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Corohan village is situated at the south-west end of our half-parish. Bordering Carranthomas to the south-east and Cloonfane to east and north, the Sinking River divides it from Russelstown and Cloonaghgarve, while the Dalgin River divides it from Béalaconeen. Actually these two rivers meet at Diskins’ farm and from there onwards are called the Clare, which winds its way on to Lough Corrib. There are different spellings for this townland: Corohan, Curraghan, Curraghaun and its Irish version is An Currachán, meaning a small wetland or marsh area/rough hilly area.

  Its population in the mid 19th century was 233, while today it is closer to 40.  Richard Kirwan was the landlord of the area and his name and initials are clearly visible on some very impressive stone outbuildings at Corohan. One outbuilding still standing is the high barn, where tenants came twice-yearly to pay their rents. Those designated days were called “Gale Days”.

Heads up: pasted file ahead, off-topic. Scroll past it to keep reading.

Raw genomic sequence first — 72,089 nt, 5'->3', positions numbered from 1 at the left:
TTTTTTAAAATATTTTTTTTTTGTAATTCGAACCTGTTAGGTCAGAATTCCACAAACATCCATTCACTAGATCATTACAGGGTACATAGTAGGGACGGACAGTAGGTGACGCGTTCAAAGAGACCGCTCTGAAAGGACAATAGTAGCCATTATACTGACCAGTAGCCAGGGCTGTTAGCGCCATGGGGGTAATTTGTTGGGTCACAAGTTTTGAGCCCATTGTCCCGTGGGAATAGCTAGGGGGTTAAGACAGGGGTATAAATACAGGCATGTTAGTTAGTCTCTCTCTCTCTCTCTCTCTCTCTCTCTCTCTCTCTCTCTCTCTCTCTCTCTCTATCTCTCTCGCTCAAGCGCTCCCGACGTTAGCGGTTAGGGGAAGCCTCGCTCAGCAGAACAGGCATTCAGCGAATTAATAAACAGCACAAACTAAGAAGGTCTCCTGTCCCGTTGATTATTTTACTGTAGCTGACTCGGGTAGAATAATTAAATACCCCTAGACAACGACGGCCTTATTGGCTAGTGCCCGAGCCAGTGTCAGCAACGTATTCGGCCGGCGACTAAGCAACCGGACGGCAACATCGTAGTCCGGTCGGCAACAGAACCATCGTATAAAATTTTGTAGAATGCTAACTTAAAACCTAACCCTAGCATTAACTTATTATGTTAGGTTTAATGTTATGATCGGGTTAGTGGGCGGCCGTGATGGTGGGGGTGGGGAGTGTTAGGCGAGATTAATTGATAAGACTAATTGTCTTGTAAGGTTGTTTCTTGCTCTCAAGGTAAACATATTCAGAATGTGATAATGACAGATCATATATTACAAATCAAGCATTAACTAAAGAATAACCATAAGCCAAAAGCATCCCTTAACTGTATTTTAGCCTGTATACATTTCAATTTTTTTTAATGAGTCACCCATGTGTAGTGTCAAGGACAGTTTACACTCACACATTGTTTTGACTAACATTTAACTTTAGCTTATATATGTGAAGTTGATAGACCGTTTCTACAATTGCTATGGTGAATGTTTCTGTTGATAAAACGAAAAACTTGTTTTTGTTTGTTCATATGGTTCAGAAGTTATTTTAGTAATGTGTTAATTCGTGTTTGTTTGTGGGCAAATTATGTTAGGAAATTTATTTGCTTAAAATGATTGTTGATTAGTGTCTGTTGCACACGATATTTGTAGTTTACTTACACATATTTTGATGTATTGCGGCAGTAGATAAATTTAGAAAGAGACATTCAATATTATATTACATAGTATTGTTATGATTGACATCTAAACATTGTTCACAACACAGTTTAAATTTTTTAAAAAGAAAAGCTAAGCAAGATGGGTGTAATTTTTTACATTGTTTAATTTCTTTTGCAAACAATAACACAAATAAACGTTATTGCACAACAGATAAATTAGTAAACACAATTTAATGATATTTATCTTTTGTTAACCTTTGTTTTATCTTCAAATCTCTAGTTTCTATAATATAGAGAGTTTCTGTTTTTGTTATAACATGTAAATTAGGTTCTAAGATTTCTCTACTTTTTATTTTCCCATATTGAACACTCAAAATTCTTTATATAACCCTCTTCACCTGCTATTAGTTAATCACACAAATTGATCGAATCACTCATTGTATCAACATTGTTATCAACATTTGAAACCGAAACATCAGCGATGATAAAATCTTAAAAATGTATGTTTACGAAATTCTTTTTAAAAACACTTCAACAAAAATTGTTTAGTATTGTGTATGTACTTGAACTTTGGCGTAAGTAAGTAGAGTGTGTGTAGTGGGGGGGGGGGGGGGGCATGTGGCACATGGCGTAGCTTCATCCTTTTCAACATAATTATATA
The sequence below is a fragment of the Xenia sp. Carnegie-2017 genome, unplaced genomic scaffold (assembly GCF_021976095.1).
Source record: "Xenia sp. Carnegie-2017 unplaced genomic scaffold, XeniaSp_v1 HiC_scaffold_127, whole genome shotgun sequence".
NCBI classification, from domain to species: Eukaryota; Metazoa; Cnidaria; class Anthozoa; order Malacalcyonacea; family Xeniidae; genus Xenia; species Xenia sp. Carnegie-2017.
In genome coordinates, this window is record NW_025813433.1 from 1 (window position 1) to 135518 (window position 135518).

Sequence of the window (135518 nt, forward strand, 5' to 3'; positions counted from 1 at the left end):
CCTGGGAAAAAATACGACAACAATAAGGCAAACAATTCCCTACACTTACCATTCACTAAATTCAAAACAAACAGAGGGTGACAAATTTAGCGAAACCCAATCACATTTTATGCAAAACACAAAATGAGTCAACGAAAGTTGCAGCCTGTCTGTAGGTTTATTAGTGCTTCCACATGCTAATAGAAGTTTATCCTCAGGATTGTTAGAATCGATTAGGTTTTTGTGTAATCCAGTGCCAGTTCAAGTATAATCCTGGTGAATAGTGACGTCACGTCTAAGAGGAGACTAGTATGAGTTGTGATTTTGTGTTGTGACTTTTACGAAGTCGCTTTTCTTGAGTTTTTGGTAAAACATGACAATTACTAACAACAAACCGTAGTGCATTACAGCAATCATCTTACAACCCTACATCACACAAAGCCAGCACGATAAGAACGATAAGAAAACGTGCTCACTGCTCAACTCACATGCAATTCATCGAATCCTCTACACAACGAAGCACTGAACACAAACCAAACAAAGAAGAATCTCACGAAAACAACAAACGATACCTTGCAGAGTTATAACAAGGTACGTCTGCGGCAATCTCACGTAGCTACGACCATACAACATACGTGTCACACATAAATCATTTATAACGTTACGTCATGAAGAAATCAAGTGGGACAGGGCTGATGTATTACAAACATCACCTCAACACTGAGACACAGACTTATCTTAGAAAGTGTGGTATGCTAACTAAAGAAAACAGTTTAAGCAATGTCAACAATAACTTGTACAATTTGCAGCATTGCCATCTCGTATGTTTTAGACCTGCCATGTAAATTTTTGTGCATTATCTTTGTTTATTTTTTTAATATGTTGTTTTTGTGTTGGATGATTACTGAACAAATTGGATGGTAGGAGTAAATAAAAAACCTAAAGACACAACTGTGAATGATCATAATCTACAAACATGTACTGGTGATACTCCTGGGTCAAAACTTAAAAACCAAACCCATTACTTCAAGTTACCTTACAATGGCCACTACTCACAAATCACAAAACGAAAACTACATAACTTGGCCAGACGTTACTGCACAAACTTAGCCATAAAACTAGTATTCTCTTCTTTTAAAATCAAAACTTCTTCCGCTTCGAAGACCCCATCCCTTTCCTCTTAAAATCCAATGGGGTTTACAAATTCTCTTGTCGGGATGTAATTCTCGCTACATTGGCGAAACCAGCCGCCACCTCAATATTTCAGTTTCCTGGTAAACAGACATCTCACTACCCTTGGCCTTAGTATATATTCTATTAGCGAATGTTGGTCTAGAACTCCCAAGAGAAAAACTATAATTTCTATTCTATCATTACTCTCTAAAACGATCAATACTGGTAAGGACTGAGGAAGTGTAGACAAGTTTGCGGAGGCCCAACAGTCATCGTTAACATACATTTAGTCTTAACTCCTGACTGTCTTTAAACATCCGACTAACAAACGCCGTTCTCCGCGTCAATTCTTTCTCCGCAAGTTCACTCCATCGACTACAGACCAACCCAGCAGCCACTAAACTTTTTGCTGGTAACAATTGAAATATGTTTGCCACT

The herd’s house is also there, as is a strikingly ornate stone archway. Census records from 1901 tell us that John Duggan and his son Seán were the herds at that time.

Another interesting entry in that same year is Michael McGovern, listed as a boarder in Michael Kelly’s house. A native of Co. Leitrim, his occupation was a teacher and he taught in Dalgin School. In the 1911 returns Margaret Cunniffe, aged 17, was a seamstress by trade. No other trades are recorded.

In the 1960’s , the Burke family crushed and rolled oats and barley for the local farmers. The Fleming family of Corohan were notable builders in the 1900’s and the Diskin family operated a forge. The remains of the weir, used by people to cross over to Quinns’ mill, are still to be seen. The area around that weir is regularly referred to as Tanyard. In the 19th. century there was a tannery there, where animal skins were cured  and tanned. The leather produced was used by shoemakers for footwear and by saddlers for horse and donkey harness.